Profile – Rough Draft

8 12 2015

Stepping away from your parents at a young age is something that most children would be leery about. However, Nicole Schäfer at the age of 15 hopped on a plane and said “see you later” to her parents and family for 10 months. Looking back, three years later Nicole recounts her adventures as an exchange student.


“I remember not being able to sleep that whole night. The feeling was a mix between being upset and extreme excitement. Saying goodbye to my family at the airport, I was filled so many different emotions that I couldn’t stop talking. I was so nervous I was crying but ready to take the first step in my new adventure,” remembers Nicole with a quiver in her voice.


Recalling the memories brought up old and new emotions. The look on her face told a story. Digging up those old emotions at the beginning of a grand new adventure and the new emotions of remembering and wishing she could go back.


What leads a person to pack up and leave the life they know behind? For Nicole, it has always been apart of her life. Her father, at the age of 17 set off on his very own adventure. He quickly realized the lessons learned and new outlook on life was something he wanted to pass down to his two daughters.


Jorge Schäfer states what he wanted for his girls, “I wanted my daughters to experience a new culture by becoming apart of that culture, then compare and see Germany through different eyes. To have a different view on different aspects on life, like politics. To see that different is not always bad, to be more accepting of different ways of life and thinking. Also to form their own opinion’s on what they think is better.”


Ultimately the decision was up to Nicole, there was no doubt in her mind that she wanted to experience what her dad had preached her whole life on her own and her older sister experienced the year before. She started her journey, with a ten-month application process.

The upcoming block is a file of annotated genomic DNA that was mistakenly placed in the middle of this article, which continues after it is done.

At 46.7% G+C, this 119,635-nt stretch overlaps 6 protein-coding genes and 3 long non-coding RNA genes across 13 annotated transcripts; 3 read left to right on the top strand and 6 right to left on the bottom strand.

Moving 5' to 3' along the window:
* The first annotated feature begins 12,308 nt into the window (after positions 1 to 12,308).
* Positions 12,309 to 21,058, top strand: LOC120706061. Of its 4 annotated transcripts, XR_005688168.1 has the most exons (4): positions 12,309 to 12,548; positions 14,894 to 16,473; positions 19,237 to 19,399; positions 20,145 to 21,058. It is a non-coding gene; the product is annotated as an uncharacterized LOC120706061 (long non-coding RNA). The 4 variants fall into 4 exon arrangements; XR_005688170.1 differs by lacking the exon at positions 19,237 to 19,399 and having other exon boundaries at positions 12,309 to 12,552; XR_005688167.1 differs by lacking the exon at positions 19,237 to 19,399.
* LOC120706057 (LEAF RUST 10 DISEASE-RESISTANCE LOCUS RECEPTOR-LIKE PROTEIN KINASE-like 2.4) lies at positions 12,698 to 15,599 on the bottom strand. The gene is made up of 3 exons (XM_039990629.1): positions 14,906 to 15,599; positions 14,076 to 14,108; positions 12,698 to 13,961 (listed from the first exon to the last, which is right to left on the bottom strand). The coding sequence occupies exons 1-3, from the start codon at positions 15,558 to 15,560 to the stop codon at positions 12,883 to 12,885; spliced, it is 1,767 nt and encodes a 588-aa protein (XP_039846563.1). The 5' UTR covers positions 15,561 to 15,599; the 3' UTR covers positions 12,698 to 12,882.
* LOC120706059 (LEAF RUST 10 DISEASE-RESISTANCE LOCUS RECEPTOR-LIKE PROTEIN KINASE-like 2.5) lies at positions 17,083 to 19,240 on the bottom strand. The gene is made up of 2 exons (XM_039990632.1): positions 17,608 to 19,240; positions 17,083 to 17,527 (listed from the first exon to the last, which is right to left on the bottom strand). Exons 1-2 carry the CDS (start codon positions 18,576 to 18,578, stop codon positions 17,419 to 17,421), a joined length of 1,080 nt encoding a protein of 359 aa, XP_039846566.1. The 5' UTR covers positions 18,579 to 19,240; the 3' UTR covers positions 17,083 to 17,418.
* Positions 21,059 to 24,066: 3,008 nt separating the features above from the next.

“The moment I found out I was accepted, it hit me exactly what I was about to do.” The nerves and excitement swirled through her mind. “It was hard for me to realize that it would be a year before I’d get to see her again,” Nicole’s mother, Renata Schäfer says.


Nicole had seen what the movie portrayed the American school system as. How the lunchroom was set up with each different clique at there own table, homecoming and football games. Nicole wanted to play her own role in that diverse system.


Although nervous no one would want to be friends with the weird German girl that couldn’t speak English well, Nicole jumped into the American school system. To this day she remembers wanting to fly back to Germany the night after her first day of school. Moving schools is hard enough let alone a new school in a different country.


“I felt stupid, I didn’t understand the school system. The day was set up way different and I hated being the “new kid”. By far my worst memory,” explained Nicole.


Things started to look up the second day and continued upward until the day she left. Nicole went through the rest of the school year with a close knit group of friends and kept busy with many different activities.


“It (school) was just like the movies, I love my school, there in America. I had a feeling that no matter what would happen, we were all in this together, including the facility,” says Nicole.


Quickly the last semester was coming to a close. Nicole reminisces about her finals days at school, “My golf coach was the first person to say goodbye to me, and that’s when I realized everything was coming to an end. I can still hear her say that one word.”


The feelings while getting on to the plane to leave America mirror the feeling when she left Germany. “My host family was my second family. It was hard to understand that I would never live there again,” she said while tearing up. “It was hard to realize that.”



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